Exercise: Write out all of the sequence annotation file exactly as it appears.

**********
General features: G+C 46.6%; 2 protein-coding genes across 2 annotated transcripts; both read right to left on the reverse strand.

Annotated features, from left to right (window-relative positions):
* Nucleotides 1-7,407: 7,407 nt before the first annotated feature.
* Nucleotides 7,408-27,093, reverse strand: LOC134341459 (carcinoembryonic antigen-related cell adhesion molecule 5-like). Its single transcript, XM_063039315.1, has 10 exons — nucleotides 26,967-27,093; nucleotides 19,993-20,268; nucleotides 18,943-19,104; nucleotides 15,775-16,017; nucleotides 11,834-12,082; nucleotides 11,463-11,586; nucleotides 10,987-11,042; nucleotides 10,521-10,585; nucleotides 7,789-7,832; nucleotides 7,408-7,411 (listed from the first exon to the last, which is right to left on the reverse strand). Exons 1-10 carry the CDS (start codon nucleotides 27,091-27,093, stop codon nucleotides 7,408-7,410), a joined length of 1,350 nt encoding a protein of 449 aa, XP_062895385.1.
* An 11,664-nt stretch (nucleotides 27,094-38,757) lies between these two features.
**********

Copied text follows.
General features: G+C 46.6%; 2 protein-coding genes across 2 annotated transcripts; both read right to left on the reverse strand.

Annotated features, from left to right (window-relative positions):
* Nucleotides 1-7,407: 7,407 nt before the first annotated feature.
* Nucleotides 7,408-27,093, reverse strand: LOC134341459 (carcinoembryonic antigen-related cell adhesion molecule 5-like). Its single transcript, XM_063039315.1, has 10 exons — nucleotides 26,967-27,093; nucleotides 19,993-20,268; nucleotides 18,943-19,104; nucleotides 15,775-16,017; nucleotides 11,834-12,082; nucleotides 11,463-11,586; nucleotides 10,987-11,042; nucleotides 10,521-10,585; nucleotides 7,789-7,832; nucleotides 7,408-7,411 (listed from the first exon to the last, which is right to left on the reverse strand). Exons 1-10 carry the CDS (start codon nucleotides 27,091-27,093, stop codon nucleotides 7,408-7,410), a joined length of 1,350 nt encoding a protein of 449 aa, XP_062895385.1.
* An 11,664-nt stretch (nucleotides 27,094-38,757) lies between these two features.